No, not to my actual apartment. Burned structure next door that could collapse; no gas or power; basement flooded. But I was able to go back to rescue the PC, so I can write a review of the last game I played, Gone Home.
Let’s get this bit over with quickly: Gone Home is not a shooter. It’s also not a platformer, not a MOBA, not a puzzle game, not a simulator, not an RPG. It can loosely be called a point-and-click adventure game. It’s mostly an unusual vehicle for telling a story, a story about a single family.
The setup is that you are Katie, a college-age woman returning to her family home in Oregon after a year’s trip to Europe. Only it’s a new home (the family moved while you were away), and nobody’s home. There are no overt quests, but figuring out why no one’s home is part of the game.
The game mechanic is that you move around the house, finding documents and objects that tell the story of the family and the house. You can pick up many things and examine them; other things are short documents to read; a few trigger voiced memories (though, thankfully, you are not prevented from doing other things while these play). The main story has to do with your younger sister Sam. I think the story is best experienced in-game, so I won’t describe it further, except to mention that part of the theme is that being a teenager sucks. It has awesome parts but the sucky bits seem to be in a conspiracy to prevent them.
Does it work? I think so, though I like attempts to do new things in games. The main story is interesting, though not earth-shattering. In some ways the half-stories you get about other characters are more intriguing. Dad and Mom have their own stories and problems, plus there may be a ghost.
The setup of exploring your own family’s home is clever. As Katie, you’ll see references to yourself, or have reactions to certain items; and then there’s your own room– completely packed up in boxes. They didn’t even make the bed for you.
The mechanic is nicely done. You can move, crouch to get a better look at things lower down, and interact with a wide variety of things. You can decide which rooms to check first and what to look at, though obviously you’ll only experience the story if you pretty much look at everything. (It’s surprising the family keeps as many secrets from each other as it does, given everyone’s propensity for dropping revealing documents all over the house.) There are some minor puzzles to solve that unlock parts of the house; on the meta level these are really there to enforce some order to the story.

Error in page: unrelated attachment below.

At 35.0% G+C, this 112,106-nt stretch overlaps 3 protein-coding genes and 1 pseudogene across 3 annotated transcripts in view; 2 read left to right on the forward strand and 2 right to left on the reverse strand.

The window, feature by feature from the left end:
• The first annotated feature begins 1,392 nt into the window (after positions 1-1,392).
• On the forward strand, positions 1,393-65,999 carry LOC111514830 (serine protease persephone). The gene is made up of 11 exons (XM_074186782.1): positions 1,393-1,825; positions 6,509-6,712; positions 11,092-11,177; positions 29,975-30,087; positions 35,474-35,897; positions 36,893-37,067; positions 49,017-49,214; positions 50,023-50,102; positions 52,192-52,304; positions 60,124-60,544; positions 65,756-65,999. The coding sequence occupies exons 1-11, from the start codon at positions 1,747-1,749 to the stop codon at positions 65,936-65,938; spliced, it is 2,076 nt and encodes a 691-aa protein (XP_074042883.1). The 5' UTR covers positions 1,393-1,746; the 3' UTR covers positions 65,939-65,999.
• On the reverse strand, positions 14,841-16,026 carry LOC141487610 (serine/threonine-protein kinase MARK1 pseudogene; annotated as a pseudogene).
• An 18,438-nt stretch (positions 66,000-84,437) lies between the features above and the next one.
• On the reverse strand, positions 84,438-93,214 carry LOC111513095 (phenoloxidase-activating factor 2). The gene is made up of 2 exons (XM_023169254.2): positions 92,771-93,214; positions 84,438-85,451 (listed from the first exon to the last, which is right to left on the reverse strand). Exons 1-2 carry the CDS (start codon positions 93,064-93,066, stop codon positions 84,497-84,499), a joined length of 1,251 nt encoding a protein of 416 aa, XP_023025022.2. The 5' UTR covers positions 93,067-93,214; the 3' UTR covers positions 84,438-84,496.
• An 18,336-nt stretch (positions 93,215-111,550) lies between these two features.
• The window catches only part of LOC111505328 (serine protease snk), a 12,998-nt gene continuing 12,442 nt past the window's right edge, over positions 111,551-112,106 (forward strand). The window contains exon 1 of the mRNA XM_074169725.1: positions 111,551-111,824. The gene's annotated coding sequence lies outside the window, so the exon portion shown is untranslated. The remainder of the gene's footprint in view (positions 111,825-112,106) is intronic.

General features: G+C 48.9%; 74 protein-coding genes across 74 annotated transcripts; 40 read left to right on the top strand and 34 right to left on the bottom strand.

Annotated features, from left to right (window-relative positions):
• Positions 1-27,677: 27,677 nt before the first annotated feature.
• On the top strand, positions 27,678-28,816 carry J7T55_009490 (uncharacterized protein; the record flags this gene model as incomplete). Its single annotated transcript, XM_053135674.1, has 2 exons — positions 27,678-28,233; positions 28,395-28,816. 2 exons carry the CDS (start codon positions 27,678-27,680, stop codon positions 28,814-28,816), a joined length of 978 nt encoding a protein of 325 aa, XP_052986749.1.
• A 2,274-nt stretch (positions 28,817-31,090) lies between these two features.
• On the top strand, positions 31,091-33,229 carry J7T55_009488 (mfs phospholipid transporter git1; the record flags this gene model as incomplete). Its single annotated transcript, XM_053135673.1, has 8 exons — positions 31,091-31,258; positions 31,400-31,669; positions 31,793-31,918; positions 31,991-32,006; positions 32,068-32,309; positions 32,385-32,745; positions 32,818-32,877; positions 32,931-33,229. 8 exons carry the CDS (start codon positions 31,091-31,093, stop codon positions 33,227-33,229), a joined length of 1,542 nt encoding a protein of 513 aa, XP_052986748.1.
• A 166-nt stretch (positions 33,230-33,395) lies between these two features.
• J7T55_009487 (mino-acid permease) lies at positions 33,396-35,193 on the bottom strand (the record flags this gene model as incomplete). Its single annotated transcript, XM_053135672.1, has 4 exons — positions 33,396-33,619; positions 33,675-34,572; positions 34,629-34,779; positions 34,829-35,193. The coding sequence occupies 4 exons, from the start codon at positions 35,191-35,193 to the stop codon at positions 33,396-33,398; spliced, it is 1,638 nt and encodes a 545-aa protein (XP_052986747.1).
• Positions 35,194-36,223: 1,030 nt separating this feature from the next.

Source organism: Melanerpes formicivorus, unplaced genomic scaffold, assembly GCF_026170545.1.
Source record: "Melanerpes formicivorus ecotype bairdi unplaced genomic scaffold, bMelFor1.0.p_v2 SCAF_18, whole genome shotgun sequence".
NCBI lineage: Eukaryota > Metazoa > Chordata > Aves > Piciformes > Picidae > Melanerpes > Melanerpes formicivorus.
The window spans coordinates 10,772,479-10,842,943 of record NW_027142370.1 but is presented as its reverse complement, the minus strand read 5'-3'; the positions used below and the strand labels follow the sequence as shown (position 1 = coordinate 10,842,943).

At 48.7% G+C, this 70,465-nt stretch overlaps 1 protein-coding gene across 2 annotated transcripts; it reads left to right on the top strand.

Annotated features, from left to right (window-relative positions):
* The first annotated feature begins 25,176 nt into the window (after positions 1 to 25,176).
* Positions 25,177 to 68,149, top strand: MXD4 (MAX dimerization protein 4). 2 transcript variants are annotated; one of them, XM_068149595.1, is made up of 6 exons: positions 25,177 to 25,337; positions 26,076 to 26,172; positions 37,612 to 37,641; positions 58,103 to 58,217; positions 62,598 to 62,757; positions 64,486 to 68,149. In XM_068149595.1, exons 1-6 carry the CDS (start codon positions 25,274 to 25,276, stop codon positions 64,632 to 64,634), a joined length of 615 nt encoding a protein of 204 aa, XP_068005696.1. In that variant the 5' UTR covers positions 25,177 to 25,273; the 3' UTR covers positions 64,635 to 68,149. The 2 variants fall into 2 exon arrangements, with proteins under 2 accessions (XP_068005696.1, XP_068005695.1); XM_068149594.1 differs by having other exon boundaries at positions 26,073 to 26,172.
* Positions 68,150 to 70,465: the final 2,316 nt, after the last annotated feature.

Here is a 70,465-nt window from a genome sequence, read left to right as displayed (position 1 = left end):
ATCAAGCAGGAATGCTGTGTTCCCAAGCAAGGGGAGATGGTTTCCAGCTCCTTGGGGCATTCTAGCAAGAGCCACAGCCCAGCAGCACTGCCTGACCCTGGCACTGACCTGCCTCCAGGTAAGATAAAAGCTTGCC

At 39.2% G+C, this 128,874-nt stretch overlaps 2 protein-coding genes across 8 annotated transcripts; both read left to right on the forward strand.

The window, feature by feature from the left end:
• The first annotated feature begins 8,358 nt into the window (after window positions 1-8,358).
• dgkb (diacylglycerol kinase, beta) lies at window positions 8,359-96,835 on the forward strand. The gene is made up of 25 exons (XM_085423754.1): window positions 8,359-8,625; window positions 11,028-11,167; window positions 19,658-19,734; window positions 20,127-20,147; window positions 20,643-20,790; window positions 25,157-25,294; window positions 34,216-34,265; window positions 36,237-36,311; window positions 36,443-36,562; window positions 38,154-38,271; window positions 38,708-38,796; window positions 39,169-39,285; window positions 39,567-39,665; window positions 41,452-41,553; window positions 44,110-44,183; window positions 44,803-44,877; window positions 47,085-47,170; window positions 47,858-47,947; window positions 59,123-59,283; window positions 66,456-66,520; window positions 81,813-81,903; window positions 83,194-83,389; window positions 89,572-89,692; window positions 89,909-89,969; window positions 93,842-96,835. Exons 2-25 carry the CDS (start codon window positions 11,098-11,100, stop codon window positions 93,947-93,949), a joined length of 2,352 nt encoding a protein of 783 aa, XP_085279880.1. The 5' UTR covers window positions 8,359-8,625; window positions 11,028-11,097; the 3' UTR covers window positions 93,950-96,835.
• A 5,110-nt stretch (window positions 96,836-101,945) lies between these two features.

Overall it’s much like Sunset, though I think many things are better handled here. More things are interactive; you aren’t locked in place while you read Sam’s journal; they just don’t have you do things they don’t have the animation budget for. Plus it’s far shorter, so the wander-and-touch-things mechanic doesn’t wear out its welcome. Also, I think the limited venue is more of a virtue in Gone Home. On the other hand, Sunset at least made a model of the player character, so you don’t entirely feel like a disembodied being, and it offered alternative actions.
It has a neat mechanic that I’d like to see in other games, such as Bethesda’s: when you’re holding an object there’s a “Put back” action so you can place it where it came from rather than dropping it on the floor.
Just a few things to criticize. One, I think the story cried out for a “Two years later…” endcard. I guess I’d say that the story provides an emotional closure, but not a practical one. The final events would have produced more repercussions that we don’t get to see.
Second, we learn a bit about Katie, but not enough, I think. I’m not sure we even learn her major. Maybe this is a vestige of the notion that PCs ought to be underdetermined, so we can identify with them. But very precise PCs work great; we’re not bothered if we can’t mold our own Lara Croft. They’ve already provided Katie with a face, a voice, a close relationship with her sister; it would have been nice to get to know her at least as well as we know the parents.
Finally, and related to the last two points: Katie can’t influence the story in any way. Which isn’t essential for a game, but for a very intimate story like this, it feels like a lack. (If they didn’t want to get into Katie getting involved in the denouement, there’s at least one relevant action she could take: hide certain documents from the parents!)
Will you like it? If you only like shooters, no. If you like point-and-click adventure games, maybe, but be aware that it’s not a puzzle-solving game and there are no real choices to make. Also, it’s short (it took me two hours) and the list price is $20, which is maybe steep; I got it on sale. But it’s different, and well put together.